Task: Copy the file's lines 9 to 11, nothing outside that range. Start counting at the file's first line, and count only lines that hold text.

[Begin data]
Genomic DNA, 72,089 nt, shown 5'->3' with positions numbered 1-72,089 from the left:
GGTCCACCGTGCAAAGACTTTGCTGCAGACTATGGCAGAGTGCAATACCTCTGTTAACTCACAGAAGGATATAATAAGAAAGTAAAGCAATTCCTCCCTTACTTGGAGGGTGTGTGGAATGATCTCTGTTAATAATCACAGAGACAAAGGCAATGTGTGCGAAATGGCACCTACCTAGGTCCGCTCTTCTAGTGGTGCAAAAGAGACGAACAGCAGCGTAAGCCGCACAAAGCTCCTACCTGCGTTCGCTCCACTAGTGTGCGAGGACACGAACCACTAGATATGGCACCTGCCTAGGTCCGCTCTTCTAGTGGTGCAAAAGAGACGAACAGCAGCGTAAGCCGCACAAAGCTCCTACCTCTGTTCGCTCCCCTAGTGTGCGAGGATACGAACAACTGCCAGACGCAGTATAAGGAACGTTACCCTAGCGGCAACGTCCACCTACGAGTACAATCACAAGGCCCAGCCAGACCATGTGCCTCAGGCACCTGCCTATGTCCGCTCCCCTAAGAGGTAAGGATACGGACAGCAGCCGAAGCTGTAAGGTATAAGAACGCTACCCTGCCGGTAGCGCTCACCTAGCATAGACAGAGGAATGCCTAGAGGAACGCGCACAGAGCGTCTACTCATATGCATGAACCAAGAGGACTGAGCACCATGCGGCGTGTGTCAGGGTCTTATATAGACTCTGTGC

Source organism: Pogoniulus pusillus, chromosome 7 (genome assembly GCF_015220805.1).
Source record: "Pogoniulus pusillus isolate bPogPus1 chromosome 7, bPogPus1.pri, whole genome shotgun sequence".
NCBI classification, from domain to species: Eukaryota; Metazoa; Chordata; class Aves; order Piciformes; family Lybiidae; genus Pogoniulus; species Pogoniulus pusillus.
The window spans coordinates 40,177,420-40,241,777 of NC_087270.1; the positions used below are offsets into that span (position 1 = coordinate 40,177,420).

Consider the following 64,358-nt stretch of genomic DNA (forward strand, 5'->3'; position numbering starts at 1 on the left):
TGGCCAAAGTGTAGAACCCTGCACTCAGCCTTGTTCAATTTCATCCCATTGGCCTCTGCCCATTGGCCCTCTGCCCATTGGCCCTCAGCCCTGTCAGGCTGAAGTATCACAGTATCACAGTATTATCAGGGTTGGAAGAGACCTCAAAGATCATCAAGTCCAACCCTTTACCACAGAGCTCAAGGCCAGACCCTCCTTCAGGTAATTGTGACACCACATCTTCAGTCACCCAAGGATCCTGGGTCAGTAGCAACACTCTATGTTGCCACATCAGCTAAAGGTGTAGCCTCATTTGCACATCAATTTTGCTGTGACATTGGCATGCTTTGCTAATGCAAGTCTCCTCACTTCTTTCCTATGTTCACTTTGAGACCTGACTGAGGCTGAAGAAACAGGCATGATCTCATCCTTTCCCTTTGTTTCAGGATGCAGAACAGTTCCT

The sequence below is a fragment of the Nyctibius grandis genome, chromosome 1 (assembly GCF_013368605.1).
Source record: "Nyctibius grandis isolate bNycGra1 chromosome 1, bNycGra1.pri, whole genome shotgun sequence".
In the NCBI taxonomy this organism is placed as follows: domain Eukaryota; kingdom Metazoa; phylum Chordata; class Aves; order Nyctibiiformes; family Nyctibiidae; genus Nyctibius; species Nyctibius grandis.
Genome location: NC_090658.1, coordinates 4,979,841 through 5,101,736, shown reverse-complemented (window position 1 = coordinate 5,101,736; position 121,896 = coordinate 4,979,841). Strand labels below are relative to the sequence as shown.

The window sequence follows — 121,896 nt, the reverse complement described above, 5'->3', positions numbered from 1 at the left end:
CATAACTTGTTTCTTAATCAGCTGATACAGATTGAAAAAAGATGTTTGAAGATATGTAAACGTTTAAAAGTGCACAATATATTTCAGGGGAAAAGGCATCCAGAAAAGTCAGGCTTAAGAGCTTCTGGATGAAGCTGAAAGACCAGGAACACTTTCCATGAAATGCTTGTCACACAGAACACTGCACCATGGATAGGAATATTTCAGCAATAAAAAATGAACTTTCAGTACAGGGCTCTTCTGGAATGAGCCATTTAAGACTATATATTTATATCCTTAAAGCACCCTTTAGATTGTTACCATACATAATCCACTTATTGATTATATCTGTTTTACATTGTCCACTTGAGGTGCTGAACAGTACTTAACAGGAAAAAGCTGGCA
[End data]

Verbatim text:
The sequence below is a fragment of the Nyctibius grandis genome, chromosome 1 (assembly GCF_013368605.1).
Source record: "Nyctibius grandis isolate bNycGra1 chromosome 1, bNycGra1.pri, whole genome shotgun sequence".
In the NCBI taxonomy this organism is placed as follows: domain Eukaryota; kingdom Metazoa; phylum Chordata; class Aves; order Nyctibiiformes; family Nyctibiidae; genus Nyctibius; species Nyctibius grandis.